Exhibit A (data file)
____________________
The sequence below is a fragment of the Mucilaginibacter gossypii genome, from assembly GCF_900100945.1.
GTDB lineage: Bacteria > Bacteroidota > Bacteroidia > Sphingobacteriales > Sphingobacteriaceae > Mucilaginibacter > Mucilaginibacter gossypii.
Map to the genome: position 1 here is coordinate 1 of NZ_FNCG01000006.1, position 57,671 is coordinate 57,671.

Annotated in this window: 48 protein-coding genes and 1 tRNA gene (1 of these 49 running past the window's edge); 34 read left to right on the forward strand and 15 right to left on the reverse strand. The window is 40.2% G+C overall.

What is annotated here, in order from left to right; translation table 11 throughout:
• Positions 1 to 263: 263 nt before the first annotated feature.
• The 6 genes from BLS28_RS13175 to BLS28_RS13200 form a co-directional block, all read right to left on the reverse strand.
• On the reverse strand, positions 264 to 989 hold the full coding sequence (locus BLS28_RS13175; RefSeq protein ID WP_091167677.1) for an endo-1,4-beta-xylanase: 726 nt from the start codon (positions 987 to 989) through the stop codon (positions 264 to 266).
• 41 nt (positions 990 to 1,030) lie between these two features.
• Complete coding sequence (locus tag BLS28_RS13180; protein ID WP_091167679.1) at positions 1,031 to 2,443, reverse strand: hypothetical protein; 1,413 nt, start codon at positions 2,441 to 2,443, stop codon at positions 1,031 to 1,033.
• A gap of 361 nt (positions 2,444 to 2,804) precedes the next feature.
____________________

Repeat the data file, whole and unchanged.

The sequence below is a fragment of the Mucilaginibacter gossypii genome, from assembly GCF_900100945.1.
GTDB lineage: Bacteria > Bacteroidota > Bacteroidia > Sphingobacteriales > Sphingobacteriaceae > Mucilaginibacter > Mucilaginibacter gossypii.
Map to the genome: position 1 here is coordinate 1 of NZ_FNCG01000006.1, position 57,671 is coordinate 57,671.

Annotated in this window: 48 protein-coding genes and 1 tRNA gene (1 of these 49 running past the window's edge); 34 read left to right on the forward strand and 15 right to left on the reverse strand. The window is 40.2% G+C overall.

What is annotated here, in order from left to right; translation table 11 throughout:
• Positions 1 to 263: 263 nt before the first annotated feature.
• The 6 genes from BLS28_RS13175 to BLS28_RS13200 form a co-directional block, all read right to left on the reverse strand.
• On the reverse strand, positions 264 to 989 hold the full coding sequence (locus BLS28_RS13175; RefSeq protein ID WP_091167677.1) for an endo-1,4-beta-xylanase: 726 nt from the start codon (positions 987 to 989) through the stop codon (positions 264 to 266).
• 41 nt (positions 990 to 1,030) lie between these two features.
• Complete coding sequence (locus tag BLS28_RS13180; protein ID WP_091167679.1) at positions 1,031 to 2,443, reverse strand: hypothetical protein; 1,413 nt, start codon at positions 2,441 to 2,443, stop codon at positions 1,031 to 1,033.
• A gap of 361 nt (positions 2,444 to 2,804) precedes the next feature.